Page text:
The morning after Donald Trump was elected President, liberal economist Paul Krugman penned an emotional op-ed in The New York Times claiming that the U.S. stock market would “never” recover from Trump’s surprise victory. Krugman was wrong, of course. Two years removed from his inauguration, stock market results have been strong under Trump, despite the massive market correction in the fourth quarter of 2018.
Krugman’s doom-and-gloom assertion was ill-advised, but somewhat understandable considering how badly stock market futures cratered the night of the election; at one point, Dow futures were down more than 800 points! But investors came to terms with a Trump White House much quicker than Krugman had forecast: stocks were actually up the first day of trading after the election. Despite a rough 2018, the net stock market results have been positive during Trump’s first two years in office.
Cabot Stock of the Week brings you:
Cabot Stock of the Week brings you:
A conservative-leaning friend of mine brought up Krugman’s wayward post-election assertion recently, scolding the economist for his obviously partisan bias in making such a bold claim in a publication as revered (at least by most) as The New York Times. So, in the name of balance, I thought it might be interesting to compare Trump’s stock market results in his first two years in office to the first two years of Barack Obama’s first term.
Two things to note: Prior to researching these results, I did not know (though I had a pretty good idea) how Trump and Obama’s early presidencies would stack up. Also, I used their inauguration dates as the measuring stick, giving us a solid 24 months of data.
Here’s what I found in each of the three major U.S. stock market indexes:
Early Stock Market Results (first two years after election)
Dow Jones Industrial Average
Across the board, Barack Obama has had better stock market results in his first two years as President than Donald Trump. The starkest differences are in large-cap stocks and growth stocks, as the returns in the S&P 500 and the Nasdaq in Obama’s first two years were more than double the run-up in those indexes in Trump’s first two years.
As with everything in the stock market, however, context matters. President Obama was elected in the midst of the worst economic downturn America has seen since the Great Depression, and he took office about six weeks before the market bottomed. Trump was elected amid almost universal U.S. growth: rising GDP, escalating home prices, and an unemployment rate (4.8%) that was less than half its late-2009 nadir (10%). So it’s far from an apples-to-apples comparison.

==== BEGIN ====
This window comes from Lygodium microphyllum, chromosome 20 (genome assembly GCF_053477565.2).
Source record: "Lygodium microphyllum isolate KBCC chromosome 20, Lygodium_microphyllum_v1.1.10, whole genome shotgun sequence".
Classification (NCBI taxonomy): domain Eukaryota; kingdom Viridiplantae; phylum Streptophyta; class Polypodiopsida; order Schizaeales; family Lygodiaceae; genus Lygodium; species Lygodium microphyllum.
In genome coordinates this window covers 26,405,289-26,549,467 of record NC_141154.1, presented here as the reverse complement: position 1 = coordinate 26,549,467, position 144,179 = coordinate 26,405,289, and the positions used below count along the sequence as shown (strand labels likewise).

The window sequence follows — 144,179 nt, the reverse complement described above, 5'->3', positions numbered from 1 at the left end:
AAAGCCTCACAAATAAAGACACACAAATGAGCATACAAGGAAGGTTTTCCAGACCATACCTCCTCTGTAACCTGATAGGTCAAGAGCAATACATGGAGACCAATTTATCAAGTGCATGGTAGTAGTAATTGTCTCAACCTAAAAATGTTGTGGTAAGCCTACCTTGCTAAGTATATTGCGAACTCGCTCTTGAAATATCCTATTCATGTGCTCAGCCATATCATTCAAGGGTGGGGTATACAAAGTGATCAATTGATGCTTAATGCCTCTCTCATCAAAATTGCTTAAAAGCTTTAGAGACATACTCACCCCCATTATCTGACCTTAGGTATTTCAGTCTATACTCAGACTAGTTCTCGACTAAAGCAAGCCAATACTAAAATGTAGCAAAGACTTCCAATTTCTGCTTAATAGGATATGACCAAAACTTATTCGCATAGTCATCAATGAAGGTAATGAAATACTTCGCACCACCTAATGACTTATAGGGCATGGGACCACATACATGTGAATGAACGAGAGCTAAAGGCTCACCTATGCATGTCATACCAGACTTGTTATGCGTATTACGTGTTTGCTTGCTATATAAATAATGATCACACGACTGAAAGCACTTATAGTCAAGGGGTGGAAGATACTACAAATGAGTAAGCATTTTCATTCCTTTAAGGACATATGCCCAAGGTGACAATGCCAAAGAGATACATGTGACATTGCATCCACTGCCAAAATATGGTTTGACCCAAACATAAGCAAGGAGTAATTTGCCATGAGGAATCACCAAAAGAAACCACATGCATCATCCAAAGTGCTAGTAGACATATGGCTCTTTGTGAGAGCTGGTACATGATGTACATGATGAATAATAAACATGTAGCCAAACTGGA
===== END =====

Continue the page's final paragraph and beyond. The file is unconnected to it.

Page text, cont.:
Obama essentially took office at a bottom, with nowhere to go but up. Despite being outgained by Obama in his first two years, the strong stock market performance since Trump’s election proves that the daily noise projecting Trump’s poisonous effect on stocks was not only overstated; it was simply incorrect.
Investors Ignoring Trump Drama
The truth is, Wall Street has tuned out most of the drama surrounding Trump. The behind-the-scenes Russia investigation, the revolving door of Trump’s Cabinet, multiple former Cabinet members going to jail, his war of words with North Korea (extinguished for the moment), his often combative rhetoric on Twitter, the controversial Kavanaugh hearings—none of it has mattered much to investors, at least not for more than a day or two. The only Trump-related controversy that has impacted markets is the ongoing trade war with China, but the tariffs have put a much bigger dent in Chinese stocks (and other emerging markets) than U.S. stocks – though the domestic impact was of the trade war seemed quite profound the last three months of 2018.
In the aggregate, very little of Trump’s bluster has scared investors away. Wall Street is instead focusing on the bottom line: an unemployment rate (3.9%) just off its lowest point in a half-century, earnings growth reaching six-year highs in 2018 thanks to lowered corporate tax rates, GDP growth at four-year highs, etc.
They’re nowhere close to the first two year’s of Obama’s term. But the net stock market results indicate that (so far at least) investors largely approve of Donald Trump as President. We’ll see what those results look like two years from now.
Investment analyst and Chief Analyst of Cabot Wealth Daily, Chris Preston brings you all the latest from the investing world. Sign up to get updates and breaking news delivered FREE to your inbox. Get unlimited access to our library of complimentary investing reports.Sign up now!
*This post was originally published in 2017 and is periodically updated.